Think about why the Apple, Lexus, and Harley-Davidson brands have such magnetic appeal. Why do consumers so unequivocally believe in them and profess unwavering loyalty to them? Because those objects conjure emotions that convince buyers the iPhone 6S, the LX and the FLHXS Street Glide Special are in some way superior to competing products.
In essence, they represent the epitome of “cool” in their specific product categories as perceived by their particular (or potential) users.
Researchers Caleb Warren, assistant professor of marketing at Texas A&M University, and Margaret C. Campbell, professor of marketing at the University of Colorado, Boulder, conducted six studies to determine what makes consumers perceive brands, companies and even people as “cool.”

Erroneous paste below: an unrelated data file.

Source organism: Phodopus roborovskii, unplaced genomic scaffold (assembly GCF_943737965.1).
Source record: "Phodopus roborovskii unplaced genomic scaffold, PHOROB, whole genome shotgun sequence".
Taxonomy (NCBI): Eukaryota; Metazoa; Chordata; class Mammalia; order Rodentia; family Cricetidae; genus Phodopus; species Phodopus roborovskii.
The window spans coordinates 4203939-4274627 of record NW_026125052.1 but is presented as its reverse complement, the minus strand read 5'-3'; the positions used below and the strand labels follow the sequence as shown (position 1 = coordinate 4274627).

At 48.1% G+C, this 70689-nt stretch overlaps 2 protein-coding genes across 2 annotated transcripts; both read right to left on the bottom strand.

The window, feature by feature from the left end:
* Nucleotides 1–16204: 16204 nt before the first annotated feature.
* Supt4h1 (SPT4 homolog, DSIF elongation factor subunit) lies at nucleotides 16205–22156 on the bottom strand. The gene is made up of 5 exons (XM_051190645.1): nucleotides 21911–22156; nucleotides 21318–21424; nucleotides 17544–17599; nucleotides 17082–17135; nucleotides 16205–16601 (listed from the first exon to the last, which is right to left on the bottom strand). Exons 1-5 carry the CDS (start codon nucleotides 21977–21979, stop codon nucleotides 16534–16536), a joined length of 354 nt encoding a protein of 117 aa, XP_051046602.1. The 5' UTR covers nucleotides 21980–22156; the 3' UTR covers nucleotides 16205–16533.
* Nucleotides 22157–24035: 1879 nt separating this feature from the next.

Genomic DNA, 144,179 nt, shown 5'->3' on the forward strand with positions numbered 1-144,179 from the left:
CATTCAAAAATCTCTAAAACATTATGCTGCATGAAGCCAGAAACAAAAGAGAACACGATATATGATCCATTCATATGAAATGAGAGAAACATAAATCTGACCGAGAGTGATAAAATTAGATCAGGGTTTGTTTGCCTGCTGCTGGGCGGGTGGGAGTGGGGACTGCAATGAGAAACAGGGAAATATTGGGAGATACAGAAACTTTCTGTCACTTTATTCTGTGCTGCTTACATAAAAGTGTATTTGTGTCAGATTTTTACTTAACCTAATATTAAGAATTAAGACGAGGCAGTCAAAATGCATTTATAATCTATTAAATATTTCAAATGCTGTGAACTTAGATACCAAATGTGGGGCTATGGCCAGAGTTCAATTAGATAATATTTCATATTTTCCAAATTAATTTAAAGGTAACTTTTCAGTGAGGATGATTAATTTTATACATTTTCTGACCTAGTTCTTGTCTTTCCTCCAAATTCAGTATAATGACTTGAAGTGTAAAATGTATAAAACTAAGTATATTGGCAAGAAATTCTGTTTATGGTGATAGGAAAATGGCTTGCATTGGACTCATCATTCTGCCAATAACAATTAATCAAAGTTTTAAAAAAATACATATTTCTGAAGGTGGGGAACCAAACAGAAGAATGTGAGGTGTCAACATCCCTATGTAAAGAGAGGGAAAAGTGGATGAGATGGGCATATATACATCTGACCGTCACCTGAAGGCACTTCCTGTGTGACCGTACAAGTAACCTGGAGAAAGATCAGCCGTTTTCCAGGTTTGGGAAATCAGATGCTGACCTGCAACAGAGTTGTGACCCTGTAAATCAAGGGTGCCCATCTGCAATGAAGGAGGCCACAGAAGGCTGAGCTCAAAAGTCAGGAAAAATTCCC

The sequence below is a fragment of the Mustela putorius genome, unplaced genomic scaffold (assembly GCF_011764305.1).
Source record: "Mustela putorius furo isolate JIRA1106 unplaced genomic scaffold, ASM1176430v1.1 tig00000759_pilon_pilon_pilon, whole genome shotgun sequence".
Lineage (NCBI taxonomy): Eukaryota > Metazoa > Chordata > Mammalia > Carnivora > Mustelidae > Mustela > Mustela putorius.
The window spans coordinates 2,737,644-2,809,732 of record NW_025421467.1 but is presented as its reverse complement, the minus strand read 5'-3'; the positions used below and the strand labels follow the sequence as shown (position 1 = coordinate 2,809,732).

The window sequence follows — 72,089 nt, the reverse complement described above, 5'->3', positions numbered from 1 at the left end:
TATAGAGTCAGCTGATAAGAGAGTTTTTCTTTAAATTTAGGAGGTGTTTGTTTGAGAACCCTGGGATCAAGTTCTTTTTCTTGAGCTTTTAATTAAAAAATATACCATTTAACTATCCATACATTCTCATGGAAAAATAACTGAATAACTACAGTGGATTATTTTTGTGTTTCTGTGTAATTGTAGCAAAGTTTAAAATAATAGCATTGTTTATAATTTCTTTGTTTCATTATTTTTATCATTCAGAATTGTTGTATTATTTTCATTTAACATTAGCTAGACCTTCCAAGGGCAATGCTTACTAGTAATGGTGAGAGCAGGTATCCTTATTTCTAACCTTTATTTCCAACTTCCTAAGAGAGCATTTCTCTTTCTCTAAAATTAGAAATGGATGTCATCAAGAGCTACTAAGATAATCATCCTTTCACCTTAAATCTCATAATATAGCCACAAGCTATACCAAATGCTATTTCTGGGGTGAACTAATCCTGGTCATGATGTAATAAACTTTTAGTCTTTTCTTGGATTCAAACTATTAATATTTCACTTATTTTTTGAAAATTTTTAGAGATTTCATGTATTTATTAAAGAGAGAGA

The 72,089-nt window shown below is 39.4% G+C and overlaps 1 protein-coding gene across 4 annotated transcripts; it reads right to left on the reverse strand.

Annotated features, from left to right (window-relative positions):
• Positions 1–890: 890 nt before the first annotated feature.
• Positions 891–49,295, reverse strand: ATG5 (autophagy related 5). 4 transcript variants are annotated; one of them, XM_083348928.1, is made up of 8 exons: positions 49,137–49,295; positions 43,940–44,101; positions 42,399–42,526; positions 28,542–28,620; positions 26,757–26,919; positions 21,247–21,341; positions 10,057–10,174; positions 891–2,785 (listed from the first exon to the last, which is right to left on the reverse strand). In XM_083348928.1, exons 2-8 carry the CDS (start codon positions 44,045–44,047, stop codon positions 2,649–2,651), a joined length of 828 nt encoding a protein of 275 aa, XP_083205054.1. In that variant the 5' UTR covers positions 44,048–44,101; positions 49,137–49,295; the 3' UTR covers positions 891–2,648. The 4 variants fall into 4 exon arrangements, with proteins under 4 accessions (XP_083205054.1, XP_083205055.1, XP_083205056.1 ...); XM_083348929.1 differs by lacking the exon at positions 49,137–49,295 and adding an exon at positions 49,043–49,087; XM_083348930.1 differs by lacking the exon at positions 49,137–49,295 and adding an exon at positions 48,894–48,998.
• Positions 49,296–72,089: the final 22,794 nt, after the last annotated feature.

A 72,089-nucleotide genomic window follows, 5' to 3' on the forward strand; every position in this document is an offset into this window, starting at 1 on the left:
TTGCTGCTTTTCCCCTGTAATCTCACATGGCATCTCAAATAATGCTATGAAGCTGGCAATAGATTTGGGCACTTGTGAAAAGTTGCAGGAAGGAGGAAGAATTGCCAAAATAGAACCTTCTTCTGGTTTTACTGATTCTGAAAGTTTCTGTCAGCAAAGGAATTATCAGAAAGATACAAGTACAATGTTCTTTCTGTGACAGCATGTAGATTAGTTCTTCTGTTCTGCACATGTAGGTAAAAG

Published by the Journal of Consumer Research in 2014, their findings suggest that individuals gravitate toward objects of autonomy, meaning that the companies behind those objects eschew pre-existing norms or status quo expectations in pursuit of their own vision. “Although cool brands are typically desired, coolness and desirability are not the same thing,” Warren and Campbell wrote. “Consumers prefer cool brands only when they want to stand out rather than fit in.”
When your persuasion situation involves an idea focused on a specific brand or product, recognize that the emotions conjured by that brand or product can create an irresistible urge in your target’s mind to say “yes.” Part of the work has already been done for you.